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Crostata di ricotta e visciole

Published on December 20, 2023 by Cara @ Due Spaghetti
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A crostata con ricotta e viscole photographed from above, with a pie server on a white napkin to the left, and some winter greens and cranberries in the background.

The official tourism website of the City of Rome wasn’t where I imagined I’d find the recipe for crostata con ricotta e visciole, a classic crostata from the Roman-Jewish culinary tradition made with ricotta and wild sour cherries. But after scouring the internet and searching my collection of cookbooks, I concluded that the best recipe was right there on Rome’s website.

Why did I choose that recipe from the many that I came across? Well, for a couple of reasons.

First, the crostata in the picture that accompanied the recipe looked terrible, which was a good sign. An authentic crostata con ricotta e visciole is not the most photogenic Roman pastry. If you don’t believe me, click on that link to the recipe on Rome’s website and have a look yourself. Am I right?

Second, the website references the secret recipe of a “historical bakery” in Rome’s Jewish Ghetto, a vibrant neighborhood of cultural and historical significance, known for its Jewish heritage and traditional Roman-Jewish culinary traditions.

Understandably, the city did not mention the bakery’s name to avoid promoting one business over another, but we know what they were referring to: it’s Pasticceria Boccione, at Via del Portico d’Ottavia, 1, the oldest pasticceria in the neighborhood. Their crostate con ricotta and visciole are legendary, if not always elegant in presentation.

Run by the same family since it was established in 1815, Pasticceria Boccione is a tiny storefront with no sign out front. You might miss is walking by, except for the long line of people outside most days of the week. The bakery sells a variety of crostate, biscotti, and their hallmark pizza ebraica, but it is most famous for its crostata con ricotta e visciole, which often line the storefront windows.

The recipe on the city website needed a few tweaks:

  • The pasta frolla crust was too dry, so I increased the butter.
  • I also skipped the Sambuca, because I don’t care for the anise flavor of this Italian liqueur.
  • Finally, the directions in the recipe on the city website are off in both English and Italian. In the last step before baking, it says to place strips of dough on top of the crostata, lattice-style. That how a traditional crostata is made, but with crostata con ricotta e visciole, you roll out and place an entire disk of pasta frolla on top, completing hiding the filling inside.

Just follow our recipe instead of theirs, and you will be fine. The crostata turned out delicious and earned Stefano’s stamp of approval. He said it reminded him of the ones in a certain Roman pastry shop.

A slice of crostata con ricotta e viscole on a white plate, with the entire crostata and some winter greens in the background.
A slice of crostata con ricotta e viscole on a white plate, with the entire crostata and some winter greens in the background.

Crostata di Ricotta e Visciole

Yield: 1 crostata

A classic Roman dessert made famous by Pasticceria Boccione in Rome's Jewish Ghetto, crostata di ricotta e visciole consists of a layer of tart, wild sour cherry jam topped by a thick layer of sweet, rich ricotta, housed between two layers of shortcrust pastry.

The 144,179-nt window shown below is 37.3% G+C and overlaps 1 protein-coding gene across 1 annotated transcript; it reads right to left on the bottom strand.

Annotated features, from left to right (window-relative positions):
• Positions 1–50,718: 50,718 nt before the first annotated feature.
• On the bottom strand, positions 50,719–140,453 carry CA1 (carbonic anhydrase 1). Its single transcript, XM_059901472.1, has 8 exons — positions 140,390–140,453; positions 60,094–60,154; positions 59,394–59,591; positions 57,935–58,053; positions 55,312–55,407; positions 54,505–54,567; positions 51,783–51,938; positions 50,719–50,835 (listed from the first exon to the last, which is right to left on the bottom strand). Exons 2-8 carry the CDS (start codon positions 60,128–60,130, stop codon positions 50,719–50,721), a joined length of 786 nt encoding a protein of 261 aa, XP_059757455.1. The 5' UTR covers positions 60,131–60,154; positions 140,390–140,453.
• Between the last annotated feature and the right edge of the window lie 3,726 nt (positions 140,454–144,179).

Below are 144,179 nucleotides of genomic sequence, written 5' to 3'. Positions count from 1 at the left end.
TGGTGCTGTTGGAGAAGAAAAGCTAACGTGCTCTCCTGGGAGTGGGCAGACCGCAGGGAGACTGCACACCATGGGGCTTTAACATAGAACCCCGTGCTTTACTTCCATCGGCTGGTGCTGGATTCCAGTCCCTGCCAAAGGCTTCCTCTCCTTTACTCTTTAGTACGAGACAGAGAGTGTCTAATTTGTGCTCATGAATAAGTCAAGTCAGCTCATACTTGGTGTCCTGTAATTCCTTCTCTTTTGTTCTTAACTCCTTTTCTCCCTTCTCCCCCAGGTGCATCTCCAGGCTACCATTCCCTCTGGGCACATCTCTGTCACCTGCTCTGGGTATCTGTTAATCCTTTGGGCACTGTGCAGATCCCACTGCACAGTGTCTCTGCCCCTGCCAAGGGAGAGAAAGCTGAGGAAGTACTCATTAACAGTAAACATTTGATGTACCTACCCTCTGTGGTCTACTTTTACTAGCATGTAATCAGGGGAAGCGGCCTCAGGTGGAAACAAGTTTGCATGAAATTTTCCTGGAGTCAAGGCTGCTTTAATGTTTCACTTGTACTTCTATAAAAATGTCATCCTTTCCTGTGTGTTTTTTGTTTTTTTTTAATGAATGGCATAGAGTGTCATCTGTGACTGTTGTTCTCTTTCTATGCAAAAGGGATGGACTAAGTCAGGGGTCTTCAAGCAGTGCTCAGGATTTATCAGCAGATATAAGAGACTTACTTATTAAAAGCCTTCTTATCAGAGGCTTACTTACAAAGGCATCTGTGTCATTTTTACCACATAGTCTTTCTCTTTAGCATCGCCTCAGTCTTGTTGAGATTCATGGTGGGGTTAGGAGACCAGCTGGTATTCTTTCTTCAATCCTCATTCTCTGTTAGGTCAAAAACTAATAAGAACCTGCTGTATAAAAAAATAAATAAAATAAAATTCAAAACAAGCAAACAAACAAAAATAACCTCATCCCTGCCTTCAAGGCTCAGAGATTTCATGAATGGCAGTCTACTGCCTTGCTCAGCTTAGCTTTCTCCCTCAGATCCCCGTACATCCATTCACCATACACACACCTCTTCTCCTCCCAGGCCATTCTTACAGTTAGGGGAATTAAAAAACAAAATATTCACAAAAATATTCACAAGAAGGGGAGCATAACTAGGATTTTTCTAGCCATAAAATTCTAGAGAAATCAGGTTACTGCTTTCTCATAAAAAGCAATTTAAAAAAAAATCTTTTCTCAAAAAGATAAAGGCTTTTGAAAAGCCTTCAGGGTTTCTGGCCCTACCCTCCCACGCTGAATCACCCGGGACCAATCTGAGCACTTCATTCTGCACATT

For the Pasta Frolla

  • 400 grams of flour
  • 200 grams of suger
  • 230 grams of butter, room temperature
  • 4 egg yolks
  • Zest of 1 lemon

For the filling

  • 400 grams of fresh, whole milk ricotta
  • 120 grams of sugar
  • 1 egg
  • 1 jar (approx. 350 grams) of visciole (wild sour cherry) jam, or substitute with Amarena cherry jam


  1. Add the flour, sugar, butter, egg yolks and lemon zest to a mixing bowl. 
  2. Mix on medium speed with a stand mixer until the dough is combined. 
  3. Using a kitchen scale, divide the dough into two equal parts.
  4. Shape each part into a ball, cover in plastic wrap and refrigerate for at least 1 hour.
  5. Preheat the oven to 350° F (180° C).
  6. In a mixing bowl on low speed or by hand, mix the ricotta, sugar and egg. Set aside.
  7. Prepare a 24 cm /9-10 in tart pan with butter and flour.
  8. Remove the pasta frolla from the refrigerator. 
  9. Sprinkle flour onto a smooth surface and roll out one piece of dough until it is big enough to fill the base and sides of your tart pan. 
  10. Line the tart pan with the rolled-out dough, pressing it in so that it is equal in thickness on the bottom and on the sides. Trim any excess dough around the rim of the pan.
  11. Use a spatula to spread the jam over the surface of the dough.
  12. Carefully spread the ricotta mixture on top of the jam, leaving enough space around the edges of to seal the dough with the top piece.
  13. Roll out the second piece of dough until it is just larger than the tart pan.
  14. Place the disk of dough on top of the crostata and carefully pinch the top and bottom edges together to seal the crust.
  15. Bake at 350° F (180° C) for approximately 45 minutes.
  16. Let the crostata cool completely before serving.


Italian 00 flour, such as Antimo Caputo Double Zero Flour, is ideal, but all-purpose flour will work fine.

Visciole (wild sour cherry) jam can be hard to find. Feel free to substitute with Amarena cherry jam.

I couldn't even find Amarena cherry jam, but I had Amarena cherries, so I processed them and cooked them down to jam, which worked wonderfully.

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